Thank you, everyone, for your input on what are the characteristics of what makes a bold climb, and your suggestions for what is the boldest ascent in Alaska. I want to thank three people in particular: climber, mountaineering historian and author Damien Gildea, the editor of The Scree Steve Gruhn, and climbing instructor Norm Rasmussen who all left some lengthy comments after my last post.
This exercise — of seeking the boldest ascent — could have covered any region. I chose Alaska because it’s special. It’s at the edge of the far north (or is the far north, depending on your mental map). It’s also vast wilderness with few towns and outposts. There are no porters. Bush planes are the mode of reaching the backcountry. Predators are bigger than just Giardia. And the mountains are big, cold and famous for routes with knife-edge exposure.
But to get at what makes the boldest ascents, we need to state what bold really means and what characteristics the greatest bold ascents must posses.
What is Bold?
In its simplest terms, bold is about accepting risk and taking action with confidence. As John Frieh pointed out earlier, the risk and confidence could be interpreted as being foolish. In Alaska, a bold ascent needs a little more explanation.
Fundamentally, the danger that accompanies great Alaskan ascents differentiate bold ascents from ordinary ascents. The danger or risk on ascents are different, as Gildea pointed out. The danger might be a route under a serac. The danger might be self imposed, such as going ahead with a long route with an extremely light rack. And the risks and bold qualities of ascent for a siege-style ascent are going to be different for an alpine-style ascent or a single-push climb. I genuinely appreciated Gildea’s clear perspective on this definition. It was very helpful.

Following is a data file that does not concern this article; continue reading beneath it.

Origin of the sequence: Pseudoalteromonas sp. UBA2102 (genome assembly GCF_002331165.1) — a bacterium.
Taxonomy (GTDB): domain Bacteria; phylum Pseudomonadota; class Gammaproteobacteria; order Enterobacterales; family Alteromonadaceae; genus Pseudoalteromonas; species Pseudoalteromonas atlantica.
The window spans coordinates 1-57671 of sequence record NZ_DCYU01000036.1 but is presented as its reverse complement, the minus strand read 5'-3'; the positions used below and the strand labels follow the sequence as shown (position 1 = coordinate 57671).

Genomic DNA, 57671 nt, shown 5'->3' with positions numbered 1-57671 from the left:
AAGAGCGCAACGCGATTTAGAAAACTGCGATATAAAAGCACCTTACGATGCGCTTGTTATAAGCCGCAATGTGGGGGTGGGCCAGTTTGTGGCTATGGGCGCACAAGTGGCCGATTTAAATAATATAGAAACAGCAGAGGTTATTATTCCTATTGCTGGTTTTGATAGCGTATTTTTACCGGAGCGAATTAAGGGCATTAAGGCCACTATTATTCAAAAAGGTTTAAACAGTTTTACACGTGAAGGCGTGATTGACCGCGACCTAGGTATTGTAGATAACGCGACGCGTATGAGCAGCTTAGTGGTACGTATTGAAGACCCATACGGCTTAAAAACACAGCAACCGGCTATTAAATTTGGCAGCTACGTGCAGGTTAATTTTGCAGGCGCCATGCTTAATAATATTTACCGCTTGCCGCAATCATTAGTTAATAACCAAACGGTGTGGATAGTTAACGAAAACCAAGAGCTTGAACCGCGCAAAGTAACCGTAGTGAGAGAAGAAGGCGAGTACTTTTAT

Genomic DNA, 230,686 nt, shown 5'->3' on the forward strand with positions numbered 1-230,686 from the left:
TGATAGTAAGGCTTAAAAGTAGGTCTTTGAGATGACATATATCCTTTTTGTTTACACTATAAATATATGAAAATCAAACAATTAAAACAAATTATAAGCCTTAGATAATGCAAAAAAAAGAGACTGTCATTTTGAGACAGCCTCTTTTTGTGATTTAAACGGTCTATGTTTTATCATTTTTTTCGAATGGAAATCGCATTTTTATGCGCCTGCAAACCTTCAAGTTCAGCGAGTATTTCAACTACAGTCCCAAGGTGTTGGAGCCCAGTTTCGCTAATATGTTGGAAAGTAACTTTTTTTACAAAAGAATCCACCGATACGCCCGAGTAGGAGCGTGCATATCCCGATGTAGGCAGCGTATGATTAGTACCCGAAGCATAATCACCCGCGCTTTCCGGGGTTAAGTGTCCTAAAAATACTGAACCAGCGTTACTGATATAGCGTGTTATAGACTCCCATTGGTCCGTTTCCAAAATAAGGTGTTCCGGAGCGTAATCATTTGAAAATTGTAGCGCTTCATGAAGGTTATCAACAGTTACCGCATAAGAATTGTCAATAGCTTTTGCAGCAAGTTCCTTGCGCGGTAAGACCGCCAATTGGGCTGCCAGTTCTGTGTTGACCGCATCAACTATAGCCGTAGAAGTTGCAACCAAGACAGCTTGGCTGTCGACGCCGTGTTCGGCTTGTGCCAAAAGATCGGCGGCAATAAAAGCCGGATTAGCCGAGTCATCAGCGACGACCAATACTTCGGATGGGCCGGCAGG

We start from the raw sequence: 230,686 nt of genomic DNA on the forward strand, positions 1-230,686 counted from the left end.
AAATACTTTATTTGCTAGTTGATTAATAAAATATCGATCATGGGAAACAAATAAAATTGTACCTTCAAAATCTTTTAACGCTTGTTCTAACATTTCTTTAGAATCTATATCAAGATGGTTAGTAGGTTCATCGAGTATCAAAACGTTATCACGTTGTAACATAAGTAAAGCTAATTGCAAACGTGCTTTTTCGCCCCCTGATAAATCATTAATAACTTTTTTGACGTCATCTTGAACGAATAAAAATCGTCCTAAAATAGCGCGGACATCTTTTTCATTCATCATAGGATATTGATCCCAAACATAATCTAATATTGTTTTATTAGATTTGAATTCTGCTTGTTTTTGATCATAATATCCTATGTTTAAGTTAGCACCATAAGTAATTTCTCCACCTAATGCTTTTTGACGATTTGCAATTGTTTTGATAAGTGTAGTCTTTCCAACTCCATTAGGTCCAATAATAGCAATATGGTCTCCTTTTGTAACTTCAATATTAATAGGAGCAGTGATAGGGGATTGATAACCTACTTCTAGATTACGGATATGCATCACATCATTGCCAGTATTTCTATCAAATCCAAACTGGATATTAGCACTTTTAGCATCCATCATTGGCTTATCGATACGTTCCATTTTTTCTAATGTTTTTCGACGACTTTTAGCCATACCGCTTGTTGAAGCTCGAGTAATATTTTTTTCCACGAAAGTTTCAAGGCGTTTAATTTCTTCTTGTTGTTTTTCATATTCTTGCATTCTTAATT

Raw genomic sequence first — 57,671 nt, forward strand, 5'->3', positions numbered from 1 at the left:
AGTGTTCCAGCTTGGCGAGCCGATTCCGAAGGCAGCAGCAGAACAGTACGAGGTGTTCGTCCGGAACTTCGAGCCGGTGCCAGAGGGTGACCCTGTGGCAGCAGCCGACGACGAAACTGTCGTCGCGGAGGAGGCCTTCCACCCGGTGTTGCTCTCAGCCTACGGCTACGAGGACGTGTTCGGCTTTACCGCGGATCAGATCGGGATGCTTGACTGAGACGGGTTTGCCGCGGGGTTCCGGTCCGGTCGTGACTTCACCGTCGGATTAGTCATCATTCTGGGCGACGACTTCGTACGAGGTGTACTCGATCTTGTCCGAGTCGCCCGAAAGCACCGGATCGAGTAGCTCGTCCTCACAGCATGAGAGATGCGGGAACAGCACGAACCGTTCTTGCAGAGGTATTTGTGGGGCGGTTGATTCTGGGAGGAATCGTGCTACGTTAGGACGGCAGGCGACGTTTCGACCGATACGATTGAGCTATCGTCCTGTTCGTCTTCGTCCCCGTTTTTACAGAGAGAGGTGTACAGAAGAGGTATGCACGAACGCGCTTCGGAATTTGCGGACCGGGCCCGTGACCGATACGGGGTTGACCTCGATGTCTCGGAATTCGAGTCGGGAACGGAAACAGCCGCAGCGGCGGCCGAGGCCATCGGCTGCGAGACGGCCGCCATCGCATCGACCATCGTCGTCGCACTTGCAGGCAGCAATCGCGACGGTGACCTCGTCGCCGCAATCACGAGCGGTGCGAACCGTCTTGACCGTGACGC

In addition, there is an element or breaking ground into the unknown, either in terms of danger, route, rate of ascent, equipment, and general adversity. The pioneering spirit varies from one ascent to another, and this might be a great separator. Gruhn is spot on with this point. Rasmussen carried on the notion of pioneering in a different way: Some ascents challenge perceived limitations. While breaking new ground in a pioneering fashion is essential, if it changes the way we actually think about what the climb accomplished on a human level it stands out even more.
So for our purposes a bold Alaskan ascent is a pioneering ascent that carries significant risk, relative to the route and style of the climb. The boldest of the bold ascents challenged conventional thinking and may have defied what we thought about humans in the mountains.
To compare the ascents, however, we need the definition to provide factors for considering each ascent. These are, unfortunately, subjective. If you ever wondered how in the world the Piolet d’Or committees come to their decisions — ones you and I frequently disagree with — then try naming one ascent the boldest ascent in all of Alaskan climbing history. But for exploring the history, this is the best exercise that was compelling to me.
Please keep in mind that these factors are not standards but matters that must be considered and balanced with one another:
- Pioneering — Did the ascent break ground on a new route or technical challenge?
- Dangers — What were the risks the alpinists faced and were they extraordinary?
- Style of Ascent — Was the ascent done in siege-style, fast and light, or traditional alpine?
- Impact — Did the ascent change the way people thought about adventures in the mountains?
These factors should help with my other objective, of considering the boldest ascent in Alaska of all-time.
As soon as possible, while balancing a busy work season at Habitat for Humanity, family and personal responsibilities, I will roll out the top five boldest ascents in Alaska. I am going to roll them out over a five-day period while sharing a profile each day and naming the boldest ascent in Alaska on day five. In the meantime, please follow some of my thoughts on this on Twitter and Instagram with the hashtag #BoldAlaska.
[To read the next post in this series, click here.]